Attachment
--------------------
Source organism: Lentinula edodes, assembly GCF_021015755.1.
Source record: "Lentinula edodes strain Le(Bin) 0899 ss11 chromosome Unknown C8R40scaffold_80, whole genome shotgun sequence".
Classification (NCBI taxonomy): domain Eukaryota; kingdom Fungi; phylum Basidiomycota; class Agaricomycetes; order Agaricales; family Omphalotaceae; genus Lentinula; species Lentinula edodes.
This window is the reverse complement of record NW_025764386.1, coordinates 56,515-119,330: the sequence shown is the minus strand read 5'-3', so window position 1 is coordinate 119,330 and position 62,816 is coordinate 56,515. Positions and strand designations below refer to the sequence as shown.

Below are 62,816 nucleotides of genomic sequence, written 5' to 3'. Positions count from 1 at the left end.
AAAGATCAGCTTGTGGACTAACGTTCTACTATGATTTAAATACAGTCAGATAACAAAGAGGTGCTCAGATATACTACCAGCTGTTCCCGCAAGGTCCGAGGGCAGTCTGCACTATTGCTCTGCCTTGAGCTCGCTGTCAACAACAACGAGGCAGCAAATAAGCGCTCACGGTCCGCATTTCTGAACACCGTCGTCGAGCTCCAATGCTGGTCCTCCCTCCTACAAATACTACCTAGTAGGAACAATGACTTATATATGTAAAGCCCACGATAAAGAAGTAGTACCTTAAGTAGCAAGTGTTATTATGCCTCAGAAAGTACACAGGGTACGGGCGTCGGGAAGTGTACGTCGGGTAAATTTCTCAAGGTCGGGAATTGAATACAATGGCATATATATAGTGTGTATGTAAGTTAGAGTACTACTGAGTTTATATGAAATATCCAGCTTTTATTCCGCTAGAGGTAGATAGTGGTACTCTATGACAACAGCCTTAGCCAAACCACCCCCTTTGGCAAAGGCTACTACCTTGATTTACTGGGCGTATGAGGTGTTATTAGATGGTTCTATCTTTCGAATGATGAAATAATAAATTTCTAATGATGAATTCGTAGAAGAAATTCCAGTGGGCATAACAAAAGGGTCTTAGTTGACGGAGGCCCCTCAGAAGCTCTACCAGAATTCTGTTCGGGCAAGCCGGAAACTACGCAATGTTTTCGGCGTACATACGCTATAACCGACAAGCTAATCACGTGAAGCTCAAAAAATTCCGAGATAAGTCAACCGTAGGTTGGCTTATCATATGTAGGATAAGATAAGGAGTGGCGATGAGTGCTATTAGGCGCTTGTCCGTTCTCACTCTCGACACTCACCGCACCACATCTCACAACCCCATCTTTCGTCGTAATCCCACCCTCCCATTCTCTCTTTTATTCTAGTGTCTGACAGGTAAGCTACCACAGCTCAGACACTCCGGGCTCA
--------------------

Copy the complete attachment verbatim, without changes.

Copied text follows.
Source organism: Lentinula edodes, assembly GCF_021015755.1.
Source record: "Lentinula edodes strain Le(Bin) 0899 ss11 chromosome Unknown C8R40scaffold_80, whole genome shotgun sequence".
Classification (NCBI taxonomy): domain Eukaryota; kingdom Fungi; phylum Basidiomycota; class Agaricomycetes; order Agaricales; family Omphalotaceae; genus Lentinula; species Lentinula edodes.
This window is the reverse complement of record NW_025764386.1, coordinates 56,515-119,330: the sequence shown is the minus strand read 5'-3', so window position 1 is coordinate 119,330 and position 62,816 is coordinate 56,515. Positions and strand designations below refer to the sequence as shown.

Below are 62,816 nucleotides of genomic sequence, written 5' to 3'. Positions count from 1 at the left end.
AAAGATCAGCTTGTGGACTAACGTTCTACTATGATTTAAATACAGTCAGATAACAAAGAGGTGCTCAGATATACTACCAGCTGTTCCCGCAAGGTCCGAGGGCAGTCTGCACTATTGCTCTGCCTTGAGCTCGCTGTCAACAACAACGAGGCAGCAAATAAGCGCTCACGGTCCGCATTTCTGAACACCGTCGTCGAGCTCCAATGCTGGTCCTCCCTCCTACAAATACTACCTAGTAGGAACAATGACTTATATATGTAAAGCCCACGATAAAGAAGTAGTACCTTAAGTAGCAAGTGTTATTATGCCTCAGAAAGTACACAGGGTACGGGCGTCGGGAAGTGTACGTCGGGTAAATTTCTCAAGGTCGGGAATTGAATACAATGGCATATATATAGTGTGTATGTAAGTTAGAGTACTACTGAGTTTATATGAAATATCCAGCTTTTATTCCGCTAGAGGTAGATAGTGGTACTCTATGACAACAGCCTTAGCCAAACCACCCCCTTTGGCAAAGGCTACTACCTTGATTTACTGGGCGTATGAGGTGTTATTAGATGGTTCTATCTTTCGAATGATGAAATAATAAATTTCTAATGATGAATTCGTAGAAGAAATTCCAGTGGGCATAACAAAAGGGTCTTAGTTGACGGAGGCCCCTCAGAAGCTCTACCAGAATTCTGTTCGGGCAAGCCGGAAACTACGCAATGTTTTCGGCGTACATACGCTATAACCGACAAGCTAATCACGTGAAGCTCAAAAAATTCCGAGATAAGTCAACCGTAGGTTGGCTTATCATATGTAGGATAAGATAAGGAGTGGCGATGAGTGCTATTAGGCGCTTGTCCGTTCTCACTCTCGACACTCACCGCACCACATCTCACAACCCCATCTTTCGTCGTAATCCCACCCTCCCATTCTCTCTTTTATTCTAGTGTCTGACAGGTAAGCTACCACAGCTCAGACACTCCGGGCTCA